Friday, 23 October 2009

It's Been a While

This time around I really do have a good reason for not having updated. I've just had my tonsils out, which, at my age, is not very amusing. A word to the wise, if you're over 30 and haven't had your tonsils out, keep them. OK, maybe not if they're causing you problems, but be warned, you face 10 days of hell. I'm glad they can only do that once.

So, moving swiftly along, I have a few books I should update on.

The Cruellest Month by Louise Penny - if you like Ms. Marple type mysteries, you'll like this one. The story is set in a small village in Canada. A group of neighbours in the village of Three Pines gets together to hold a seance on Good Friday, and this turns out to be the beginning of all of the troubles. You can guess that there's a death and an Inspector (Gamash) who comes to look into the death and quickly declares that it was murder. It's a Whodunit in the classic sense and well done. Seeing as how I love a good murder, I've found me a new mystery writer. I know I'll be reading more of her work. 5/5

A Personal Devil by Roberta Gellis - Another Whodunit with an interesting twist. A Personal Devil is set in the 12th century (politically tumultuous time with lots of wrangling for the throne (Steven and Maud) and little justice etc.) and has one very interesting twist: the protagonist is not just a woman, but a whoremistress. Magdalene runs a high class whore house in an old priory. It's a curious perspective to take and one I really like. Granted, if you are very religious, you'll want to avoid this one for many different reasons, but mostly because you wouldn't agree with the softening of the perspective on the rights and wrongs of prostitution. However, if that doesn't bother you, it's another good whodunit with some interesting twists in it. Again, I think I'll be reading more of these. 4/5

The Pilgrim of Hate by Ellis Peters - This is one of the Cadfael series, which is I believe, quite popular. I'd only ever read one before and it was good, but not brilliant. Good comfort reading. However, I was less impressed with this one. I can't put my finger on it, but it just didn't do anything for me. It felt a bit forced and contrived. Still, I won't judge the rest of the series on it. After all, you can't have an entire series be your favourite book. 3/5

Smiley's People by John le Carré - I read this one just because I felt it's one of those books which get a lot of mentions. Maybe it's just that it's from an era which has run out of romance since the end of the cold war, but I didn't care for it. There was too much hemming and hawing and not enough action or introspection for my taste. It all seemed a bit vague to me. It just wasn't my taste, so don't let my 3/5 rating put you off.

Watership Down by Richard Adams - Again, this is a "must read" book. It gets referred to often, so I wanted to know what the fuss was. I didn't think it was a brilliant work of literature by any means, but it was a good read. The story was good, the idea original, the adventures fantastic and the characters very palpable. I liked it and would recommend it to anyone looking for a good, light read. 4/5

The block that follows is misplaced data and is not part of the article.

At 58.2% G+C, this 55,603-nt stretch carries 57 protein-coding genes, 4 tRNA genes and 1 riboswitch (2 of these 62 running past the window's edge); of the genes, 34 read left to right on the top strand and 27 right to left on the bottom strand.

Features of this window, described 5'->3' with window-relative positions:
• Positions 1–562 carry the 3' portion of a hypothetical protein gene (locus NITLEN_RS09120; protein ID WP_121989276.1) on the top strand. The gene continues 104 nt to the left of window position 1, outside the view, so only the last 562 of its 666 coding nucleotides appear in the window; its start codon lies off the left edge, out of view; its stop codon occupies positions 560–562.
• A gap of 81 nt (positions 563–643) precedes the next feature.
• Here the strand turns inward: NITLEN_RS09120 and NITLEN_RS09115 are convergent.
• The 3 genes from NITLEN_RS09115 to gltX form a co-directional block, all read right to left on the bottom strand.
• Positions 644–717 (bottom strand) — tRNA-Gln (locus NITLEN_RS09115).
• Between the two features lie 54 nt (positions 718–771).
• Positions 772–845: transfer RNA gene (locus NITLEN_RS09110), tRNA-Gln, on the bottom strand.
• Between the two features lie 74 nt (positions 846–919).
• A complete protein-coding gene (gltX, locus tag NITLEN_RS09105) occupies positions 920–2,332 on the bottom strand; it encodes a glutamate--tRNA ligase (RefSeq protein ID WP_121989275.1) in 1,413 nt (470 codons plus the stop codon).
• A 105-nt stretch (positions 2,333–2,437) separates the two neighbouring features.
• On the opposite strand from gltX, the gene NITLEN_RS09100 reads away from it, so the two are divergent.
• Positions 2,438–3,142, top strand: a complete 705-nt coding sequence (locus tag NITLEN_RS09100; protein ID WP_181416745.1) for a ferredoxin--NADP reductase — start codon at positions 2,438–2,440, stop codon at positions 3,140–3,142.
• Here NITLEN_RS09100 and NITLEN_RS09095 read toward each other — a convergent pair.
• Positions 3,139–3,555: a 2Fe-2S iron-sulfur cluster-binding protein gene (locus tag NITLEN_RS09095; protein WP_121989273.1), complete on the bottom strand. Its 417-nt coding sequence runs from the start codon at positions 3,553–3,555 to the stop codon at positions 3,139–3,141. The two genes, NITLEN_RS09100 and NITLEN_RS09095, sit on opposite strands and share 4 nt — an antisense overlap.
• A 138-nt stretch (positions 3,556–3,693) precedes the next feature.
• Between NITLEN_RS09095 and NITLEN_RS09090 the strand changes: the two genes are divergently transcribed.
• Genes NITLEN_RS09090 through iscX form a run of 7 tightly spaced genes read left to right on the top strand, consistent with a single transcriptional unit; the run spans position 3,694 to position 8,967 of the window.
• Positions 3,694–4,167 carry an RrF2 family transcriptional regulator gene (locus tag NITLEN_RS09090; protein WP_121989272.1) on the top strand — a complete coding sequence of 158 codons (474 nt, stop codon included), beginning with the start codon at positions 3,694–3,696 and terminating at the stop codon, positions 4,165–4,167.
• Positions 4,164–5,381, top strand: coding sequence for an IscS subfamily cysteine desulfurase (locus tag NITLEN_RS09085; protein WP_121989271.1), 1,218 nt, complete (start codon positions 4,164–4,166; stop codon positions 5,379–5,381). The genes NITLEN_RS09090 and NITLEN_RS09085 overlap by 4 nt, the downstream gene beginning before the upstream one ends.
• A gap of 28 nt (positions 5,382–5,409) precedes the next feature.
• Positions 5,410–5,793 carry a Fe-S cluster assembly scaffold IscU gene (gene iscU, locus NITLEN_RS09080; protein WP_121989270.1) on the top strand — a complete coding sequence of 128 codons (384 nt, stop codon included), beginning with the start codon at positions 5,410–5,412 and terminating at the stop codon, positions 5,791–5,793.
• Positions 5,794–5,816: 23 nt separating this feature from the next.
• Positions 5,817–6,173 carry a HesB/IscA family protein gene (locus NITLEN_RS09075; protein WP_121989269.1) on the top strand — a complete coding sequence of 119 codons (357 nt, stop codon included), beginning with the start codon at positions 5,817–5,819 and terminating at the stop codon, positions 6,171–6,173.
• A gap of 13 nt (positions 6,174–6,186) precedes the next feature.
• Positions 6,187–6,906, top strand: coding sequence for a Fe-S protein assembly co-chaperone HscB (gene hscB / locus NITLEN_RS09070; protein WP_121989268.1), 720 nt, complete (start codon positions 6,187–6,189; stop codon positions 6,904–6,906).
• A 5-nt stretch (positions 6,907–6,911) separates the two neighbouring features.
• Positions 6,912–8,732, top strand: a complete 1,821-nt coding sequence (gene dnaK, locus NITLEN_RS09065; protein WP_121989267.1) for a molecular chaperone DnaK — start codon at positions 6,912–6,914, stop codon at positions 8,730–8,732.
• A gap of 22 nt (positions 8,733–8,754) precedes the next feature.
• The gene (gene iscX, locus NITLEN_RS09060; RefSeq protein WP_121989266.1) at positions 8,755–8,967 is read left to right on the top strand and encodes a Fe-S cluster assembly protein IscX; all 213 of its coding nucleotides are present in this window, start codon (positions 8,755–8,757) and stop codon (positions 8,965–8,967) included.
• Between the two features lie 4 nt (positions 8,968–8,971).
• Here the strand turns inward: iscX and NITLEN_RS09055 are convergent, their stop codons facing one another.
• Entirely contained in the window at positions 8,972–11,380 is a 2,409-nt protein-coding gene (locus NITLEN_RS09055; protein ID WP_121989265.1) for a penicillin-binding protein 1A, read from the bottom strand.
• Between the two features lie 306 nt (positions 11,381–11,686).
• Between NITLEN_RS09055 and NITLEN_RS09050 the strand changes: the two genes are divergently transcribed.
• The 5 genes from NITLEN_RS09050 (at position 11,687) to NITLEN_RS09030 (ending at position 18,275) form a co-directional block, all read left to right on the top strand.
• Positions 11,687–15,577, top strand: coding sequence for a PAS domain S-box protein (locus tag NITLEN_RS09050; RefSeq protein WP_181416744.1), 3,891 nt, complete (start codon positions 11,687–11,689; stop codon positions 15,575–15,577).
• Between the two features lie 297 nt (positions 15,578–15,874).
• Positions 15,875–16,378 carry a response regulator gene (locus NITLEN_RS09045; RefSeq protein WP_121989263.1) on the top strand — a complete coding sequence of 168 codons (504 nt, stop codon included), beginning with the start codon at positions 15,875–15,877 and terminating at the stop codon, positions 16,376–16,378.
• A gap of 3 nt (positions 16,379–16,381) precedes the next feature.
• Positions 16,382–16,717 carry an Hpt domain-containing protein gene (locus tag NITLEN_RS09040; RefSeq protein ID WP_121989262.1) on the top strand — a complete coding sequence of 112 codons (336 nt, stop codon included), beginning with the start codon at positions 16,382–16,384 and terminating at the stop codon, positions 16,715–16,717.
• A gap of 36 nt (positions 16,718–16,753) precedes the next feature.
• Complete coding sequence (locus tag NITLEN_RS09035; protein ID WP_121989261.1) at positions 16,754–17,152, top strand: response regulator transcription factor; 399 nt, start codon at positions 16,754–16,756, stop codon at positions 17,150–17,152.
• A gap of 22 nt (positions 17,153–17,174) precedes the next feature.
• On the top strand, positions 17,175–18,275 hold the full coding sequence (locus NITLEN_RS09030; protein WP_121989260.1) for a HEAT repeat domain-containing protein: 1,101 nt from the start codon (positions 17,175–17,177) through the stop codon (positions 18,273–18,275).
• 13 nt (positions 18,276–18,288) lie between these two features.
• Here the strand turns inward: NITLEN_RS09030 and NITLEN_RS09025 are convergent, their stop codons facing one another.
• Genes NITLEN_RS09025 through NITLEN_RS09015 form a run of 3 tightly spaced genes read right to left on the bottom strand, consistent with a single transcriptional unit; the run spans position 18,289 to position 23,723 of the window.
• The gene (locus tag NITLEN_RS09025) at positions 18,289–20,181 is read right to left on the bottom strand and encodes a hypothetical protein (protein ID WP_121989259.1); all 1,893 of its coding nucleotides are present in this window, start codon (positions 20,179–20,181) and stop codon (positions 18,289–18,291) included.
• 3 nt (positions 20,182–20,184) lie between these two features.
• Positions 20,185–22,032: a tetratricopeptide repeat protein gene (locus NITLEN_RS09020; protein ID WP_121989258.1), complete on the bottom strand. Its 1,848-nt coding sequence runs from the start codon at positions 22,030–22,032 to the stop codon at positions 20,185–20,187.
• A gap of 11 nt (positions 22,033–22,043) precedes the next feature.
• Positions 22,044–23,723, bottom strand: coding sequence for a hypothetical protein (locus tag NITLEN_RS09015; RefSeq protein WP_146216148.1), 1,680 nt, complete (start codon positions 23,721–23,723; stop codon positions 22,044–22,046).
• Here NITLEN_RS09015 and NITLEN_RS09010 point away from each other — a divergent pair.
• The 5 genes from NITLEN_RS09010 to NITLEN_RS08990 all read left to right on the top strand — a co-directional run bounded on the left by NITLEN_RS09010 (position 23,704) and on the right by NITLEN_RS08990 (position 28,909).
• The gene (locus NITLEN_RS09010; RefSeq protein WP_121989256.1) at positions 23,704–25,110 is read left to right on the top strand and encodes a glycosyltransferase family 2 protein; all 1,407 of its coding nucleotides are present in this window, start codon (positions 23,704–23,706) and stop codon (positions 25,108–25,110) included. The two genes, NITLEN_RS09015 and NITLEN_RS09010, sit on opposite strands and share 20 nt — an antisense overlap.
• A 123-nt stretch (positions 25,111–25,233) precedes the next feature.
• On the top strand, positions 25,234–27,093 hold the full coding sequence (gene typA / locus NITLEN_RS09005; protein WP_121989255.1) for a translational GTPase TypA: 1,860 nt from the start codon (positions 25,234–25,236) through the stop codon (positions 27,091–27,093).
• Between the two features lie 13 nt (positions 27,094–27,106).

Syren - Angie Sage - This is the fifth book in the Septimus Heap series which I really, really like. The series is lots of fun and I can recommend it for all ages. Having said that, this won't be my fav out of the series. It was a good read, but somehow it just didn't grab me like the others did. I think I personally would have preferred that it take place in the castle, or at least a bit closer to all the other characters, but that's my opinion. However, the story in itself was quite cleverly done with many different things coming together like the pieces of a puzzle. I'm hoping it won't take all too long for the next book to come out because I want to see how the characters develop. 4/5

Arabian Nights - Another of the "must read" books on my list, although this is just a compilation of some of the stories. Hmmmm, what to say, I'm glad to have read it because I now know the gist of a lot of cultural references, but the stories themselves aren't any great shakes. I'm sure I would have liked it better as a child though since it all leaves lots of room for the imagination. So for kids, 4/5, for adults, 3/5. I have to admit that I'm glad not to have had to read all 1001 stories.

That's it for the time being. I'm working on A Tale of Two Cities right now, which is a favourite classic of mine. I've also started The Bell by Iris Murdoch, which is proving quite good. So much to read, so little time!


Trish said...

Oh the tonsils! I can totally relate. I had mine out a few years ago and it was dreadfully painful. But as mine were the size of lemons (not kidding), it was time. And now I never get sick--hope that you are the same.

You've done a lot of great reading! I haven't read Tale of Two Cities but would like to one day.

Jeane said...

Never had my tonsils out, but it doesn't sound like any fun. Glad you're back.

Watership Down is one of my favorite books. I haven't read any of the others.

postJazz said...

Fleeting and in passing - the Cadfael series is much better in the ITV adaptations, starring the fantastic Mr Derek Jacobi and Terrence Hardiman. They're great stories, but it's the storytelling that I think is lacking in the novels.

Laura's Reviews said...

I can't wait to read your review of A Tale of Two Cities. I'm sorry to hear about your tonsils, I hope you feel better soon!

I have an award for you.